The festival of Nemoralia (aka Festival of Torches) was celebrated by the ancient Romans either on the 13-15 August or on the August Full Moon, in honor of the goddess Diana. This festival was later adopted by Catholics as The Feast of the Assumption.
Ovid describes the celebration thus:
"In the Arrician valley, there is a lake surrounded by shady forests, held sacred by a religion from the olden times... On a long fence hang many pieces of woven thread, and many tablets are placed there as grateful gifts to the Goddess. Often does a woman whose prayers Diana answered, with a wreath of flowers crowning her head, walk from Rome carrying a burning torch... There a stream flows down gurgling from its rocky bed..."
On this day, worshippers would form a shimmering procession of torches and candles around the dark waters of Lake Nemi (Nemi, from the Latin nemus, meaning sacred wood or sacred grove), Diana's Mirror. The lights of their candles join the light of the moon, dancing in reflection upon the surface of the water. Hundreds would join together at the lake, wearing wreaths of flowers.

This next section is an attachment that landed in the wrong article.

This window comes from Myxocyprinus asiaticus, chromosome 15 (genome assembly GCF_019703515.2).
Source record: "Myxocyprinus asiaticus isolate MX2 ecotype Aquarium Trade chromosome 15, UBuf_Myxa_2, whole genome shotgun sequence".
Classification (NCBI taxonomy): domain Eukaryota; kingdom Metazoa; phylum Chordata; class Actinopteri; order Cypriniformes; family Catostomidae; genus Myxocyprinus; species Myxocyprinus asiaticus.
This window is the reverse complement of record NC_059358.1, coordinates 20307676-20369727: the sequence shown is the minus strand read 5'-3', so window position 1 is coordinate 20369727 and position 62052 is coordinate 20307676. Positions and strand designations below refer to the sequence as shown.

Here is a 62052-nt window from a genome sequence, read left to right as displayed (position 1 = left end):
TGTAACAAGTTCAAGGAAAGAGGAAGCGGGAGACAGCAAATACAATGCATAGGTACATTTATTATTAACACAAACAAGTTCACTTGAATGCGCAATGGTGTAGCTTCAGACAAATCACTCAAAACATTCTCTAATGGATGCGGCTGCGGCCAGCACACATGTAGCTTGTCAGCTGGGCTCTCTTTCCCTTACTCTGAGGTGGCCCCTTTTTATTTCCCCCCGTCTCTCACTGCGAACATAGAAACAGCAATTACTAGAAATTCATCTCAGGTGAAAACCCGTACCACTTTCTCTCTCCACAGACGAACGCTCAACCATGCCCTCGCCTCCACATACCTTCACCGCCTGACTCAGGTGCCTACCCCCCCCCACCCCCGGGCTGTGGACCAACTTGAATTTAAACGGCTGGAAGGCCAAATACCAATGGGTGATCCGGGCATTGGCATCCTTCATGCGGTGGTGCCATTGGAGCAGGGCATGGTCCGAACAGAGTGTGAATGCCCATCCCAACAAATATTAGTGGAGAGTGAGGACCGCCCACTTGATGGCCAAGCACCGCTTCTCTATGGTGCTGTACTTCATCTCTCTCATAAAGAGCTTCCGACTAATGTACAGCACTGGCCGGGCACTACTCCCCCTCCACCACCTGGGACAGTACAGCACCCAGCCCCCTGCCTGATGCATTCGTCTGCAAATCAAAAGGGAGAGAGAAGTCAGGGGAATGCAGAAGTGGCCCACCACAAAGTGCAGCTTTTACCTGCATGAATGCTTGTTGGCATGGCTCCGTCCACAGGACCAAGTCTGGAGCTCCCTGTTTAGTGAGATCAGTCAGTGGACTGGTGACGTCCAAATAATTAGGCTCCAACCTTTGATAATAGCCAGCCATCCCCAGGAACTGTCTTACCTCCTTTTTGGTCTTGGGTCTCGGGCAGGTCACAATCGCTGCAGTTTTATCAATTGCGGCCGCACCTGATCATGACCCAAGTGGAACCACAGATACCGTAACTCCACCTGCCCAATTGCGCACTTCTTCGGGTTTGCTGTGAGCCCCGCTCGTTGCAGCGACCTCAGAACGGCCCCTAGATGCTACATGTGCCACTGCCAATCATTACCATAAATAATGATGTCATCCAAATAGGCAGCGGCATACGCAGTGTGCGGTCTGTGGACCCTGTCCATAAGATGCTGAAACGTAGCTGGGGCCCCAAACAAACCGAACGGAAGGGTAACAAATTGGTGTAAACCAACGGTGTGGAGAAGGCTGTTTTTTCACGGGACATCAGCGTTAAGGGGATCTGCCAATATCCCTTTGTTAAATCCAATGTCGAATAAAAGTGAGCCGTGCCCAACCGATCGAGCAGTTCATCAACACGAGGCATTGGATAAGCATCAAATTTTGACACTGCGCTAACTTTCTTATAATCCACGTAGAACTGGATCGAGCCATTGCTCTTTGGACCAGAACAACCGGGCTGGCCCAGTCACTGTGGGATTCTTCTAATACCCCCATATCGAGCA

According to Plutarch, part of the ritual (before the procession around the lake) is the washing of hair and dressing it with flowers. It is a day of rest for women and slaves. Hounds are also honored and dressed with blossoms. Travellers between the north and south banks of the lake are carried in small boats lit by lanterns. Similar lamps were used by Vestal virgins and have been found with images of the Goddess at Nemi.
Requests and offerings to Diana may include:
- small written messages on ribbons, tied to the altar or to trees
- small baked clay or bread statuettes of body parts in need of healing
- small clay images of mother and child
- tiny sculptures of stags
- dance and song;
- fruit such as apples
In addition, offerings of garlic are made to the Goddess of the Dark Moon, Hecate, during the festival. Hunting or killing of any beast is forbidden on Nemoralia.
Found at: Wikipedia